ADVISORY OPINION NO. 2020-2
From Hawaii State Ethics Comm, December 17, 2020 (Posted Jan 2021)
A state legislator (“Legislator”) requested an advisory opinion as to whether the State Ethics Code, Hawai‘i Revised Statutes (“HRS”) Chapter 84, permits Legislator to compensate an otherwise-unpaid legislative intern with Legislator’s private funds, such that the intern could receive compensation for working at the Capitol.
As discussed below, the Commission believes that any arrangement in which a legislative intern receives private compensation from Legislator – whether as an employee or through some other understanding – is prohibited by the Fair Treatment law, HRS § 84-13(a)(4).
The Commission understands the facts to be as follows:
Legislator would like additional staff support for legislative work, but budget constraints prevent Legislator from hiring more employees. Legislator would like to have interns assist with legislative work; however, Legislator recognizes that many would-be interns simply cannot afford to work for free, particularly given the current economic crisis. As such, Legislator is interested in finding another method to compensate an intern, such as by hiring the intern as an employee through a private business arrangement or using Legislator’s private funds to award an essay prize, or some other one-time monetary benefit, to an individual (after which the individual would work as an unpaid intern in Legislator’s legislative office).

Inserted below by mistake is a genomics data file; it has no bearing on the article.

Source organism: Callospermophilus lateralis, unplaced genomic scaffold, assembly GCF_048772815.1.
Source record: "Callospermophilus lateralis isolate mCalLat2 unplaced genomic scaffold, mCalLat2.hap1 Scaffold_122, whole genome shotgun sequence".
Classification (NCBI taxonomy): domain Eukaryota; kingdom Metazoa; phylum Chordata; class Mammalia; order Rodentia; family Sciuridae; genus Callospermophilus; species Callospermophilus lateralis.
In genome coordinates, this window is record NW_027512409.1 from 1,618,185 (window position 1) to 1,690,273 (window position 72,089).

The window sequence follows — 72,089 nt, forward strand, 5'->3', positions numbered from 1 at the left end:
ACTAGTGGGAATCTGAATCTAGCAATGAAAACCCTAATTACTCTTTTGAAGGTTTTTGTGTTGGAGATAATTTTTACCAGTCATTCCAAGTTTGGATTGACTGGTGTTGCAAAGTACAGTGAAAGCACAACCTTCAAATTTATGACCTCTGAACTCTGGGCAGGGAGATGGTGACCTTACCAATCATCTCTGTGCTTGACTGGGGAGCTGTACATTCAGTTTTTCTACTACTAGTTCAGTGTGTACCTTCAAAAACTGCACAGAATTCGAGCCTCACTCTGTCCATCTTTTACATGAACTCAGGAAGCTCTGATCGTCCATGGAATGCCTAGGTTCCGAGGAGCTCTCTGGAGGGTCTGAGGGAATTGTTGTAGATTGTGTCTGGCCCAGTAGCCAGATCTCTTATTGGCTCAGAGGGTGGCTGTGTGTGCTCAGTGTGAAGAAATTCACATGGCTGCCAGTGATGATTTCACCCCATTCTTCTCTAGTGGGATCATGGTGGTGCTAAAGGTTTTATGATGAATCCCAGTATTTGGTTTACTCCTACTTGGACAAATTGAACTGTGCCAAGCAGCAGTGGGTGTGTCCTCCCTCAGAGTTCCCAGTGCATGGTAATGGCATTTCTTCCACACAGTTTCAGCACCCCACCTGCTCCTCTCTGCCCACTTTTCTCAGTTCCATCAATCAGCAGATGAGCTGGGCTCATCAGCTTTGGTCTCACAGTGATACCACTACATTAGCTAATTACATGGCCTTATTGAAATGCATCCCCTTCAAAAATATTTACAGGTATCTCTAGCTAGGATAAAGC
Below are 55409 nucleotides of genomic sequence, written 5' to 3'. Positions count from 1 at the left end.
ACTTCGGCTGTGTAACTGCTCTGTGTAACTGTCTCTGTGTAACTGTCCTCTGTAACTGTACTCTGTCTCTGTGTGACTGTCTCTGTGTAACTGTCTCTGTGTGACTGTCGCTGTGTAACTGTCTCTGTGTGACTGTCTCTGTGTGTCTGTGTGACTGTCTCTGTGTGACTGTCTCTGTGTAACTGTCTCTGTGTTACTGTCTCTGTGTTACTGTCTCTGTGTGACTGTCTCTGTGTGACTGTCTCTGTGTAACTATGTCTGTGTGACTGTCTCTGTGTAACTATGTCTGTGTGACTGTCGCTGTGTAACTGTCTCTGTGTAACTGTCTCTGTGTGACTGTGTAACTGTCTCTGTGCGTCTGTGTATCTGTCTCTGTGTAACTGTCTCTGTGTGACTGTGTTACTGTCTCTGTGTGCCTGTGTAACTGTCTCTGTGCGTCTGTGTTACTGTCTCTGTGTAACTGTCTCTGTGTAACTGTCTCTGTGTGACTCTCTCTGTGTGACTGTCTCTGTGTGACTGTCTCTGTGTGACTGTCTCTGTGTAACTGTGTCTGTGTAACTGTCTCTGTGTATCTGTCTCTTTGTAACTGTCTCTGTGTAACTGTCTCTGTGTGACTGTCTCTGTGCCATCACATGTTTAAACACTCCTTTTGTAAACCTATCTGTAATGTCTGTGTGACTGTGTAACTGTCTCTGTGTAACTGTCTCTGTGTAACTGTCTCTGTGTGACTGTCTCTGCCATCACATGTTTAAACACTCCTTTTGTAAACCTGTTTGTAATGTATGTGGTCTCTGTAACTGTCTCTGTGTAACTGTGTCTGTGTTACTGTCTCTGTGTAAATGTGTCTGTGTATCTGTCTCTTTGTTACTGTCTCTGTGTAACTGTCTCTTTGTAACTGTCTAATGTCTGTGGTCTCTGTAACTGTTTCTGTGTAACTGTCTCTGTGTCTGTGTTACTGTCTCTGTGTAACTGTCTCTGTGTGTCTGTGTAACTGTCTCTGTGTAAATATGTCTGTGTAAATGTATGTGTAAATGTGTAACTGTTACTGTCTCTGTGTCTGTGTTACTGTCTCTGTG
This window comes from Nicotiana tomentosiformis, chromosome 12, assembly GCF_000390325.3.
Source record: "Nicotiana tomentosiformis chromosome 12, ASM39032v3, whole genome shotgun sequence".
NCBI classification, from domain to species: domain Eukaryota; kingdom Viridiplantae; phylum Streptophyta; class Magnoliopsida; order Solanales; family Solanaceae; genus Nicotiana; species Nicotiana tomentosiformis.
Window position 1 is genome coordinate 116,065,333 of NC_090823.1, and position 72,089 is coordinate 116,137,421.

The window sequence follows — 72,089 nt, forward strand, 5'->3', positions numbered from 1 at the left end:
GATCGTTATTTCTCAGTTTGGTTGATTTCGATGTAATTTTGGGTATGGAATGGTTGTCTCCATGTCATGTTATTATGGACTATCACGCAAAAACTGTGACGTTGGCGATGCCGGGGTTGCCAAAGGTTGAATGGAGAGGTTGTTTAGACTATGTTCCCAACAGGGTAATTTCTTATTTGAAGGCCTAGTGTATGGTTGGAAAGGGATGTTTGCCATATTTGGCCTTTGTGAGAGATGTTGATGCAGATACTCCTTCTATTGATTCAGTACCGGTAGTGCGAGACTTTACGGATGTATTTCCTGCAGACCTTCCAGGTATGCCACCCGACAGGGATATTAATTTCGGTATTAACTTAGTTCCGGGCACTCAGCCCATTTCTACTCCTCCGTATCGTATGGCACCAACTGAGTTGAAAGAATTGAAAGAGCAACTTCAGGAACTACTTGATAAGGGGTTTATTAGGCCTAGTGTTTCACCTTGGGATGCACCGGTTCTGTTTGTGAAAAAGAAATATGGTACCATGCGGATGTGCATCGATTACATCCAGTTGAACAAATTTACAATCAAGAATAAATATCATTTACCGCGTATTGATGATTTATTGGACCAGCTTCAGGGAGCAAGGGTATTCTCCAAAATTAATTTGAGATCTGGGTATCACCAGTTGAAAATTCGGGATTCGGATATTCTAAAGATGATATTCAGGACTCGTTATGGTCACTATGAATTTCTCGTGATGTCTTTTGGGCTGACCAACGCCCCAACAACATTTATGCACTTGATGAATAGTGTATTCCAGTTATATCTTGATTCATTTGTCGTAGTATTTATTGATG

Legislator requested guidance from the Commission to ensure that there would be no concerns under the State Ethics Code if Legislator tried to compensate an otherwise unpaid intern using private funds….
The Fair Treatment law HRS § 84-13(a), contains the following provision:
(a) No legislator or employee shall use or attempt to use the legislator’s or employee’s official position to secure or grant unwarranted privileges, exemptions, advantages, contracts, or treatment, for oneself or others; including but not limited to the following: . . .
(4) Soliciting, selling, or otherwise engaging in a substantial financial transaction with a subordinate or a person or business whom the legislator or employee inspects or supervises in the legislator's or employee's official capacity….
Inasmuch as Legislator would have a supervisor-subordinate relationship with the intern in Legislator’s legislative capacity, the Commission advises that Legislator not engage in a substantial financial transaction with the intern. As such, the Commission advises that Legislator neither hire the intern as an employee using private funds nor arrange to award a prize of some kind to a would-be intern….
read … ADVISORY OPINION NO. 2020-2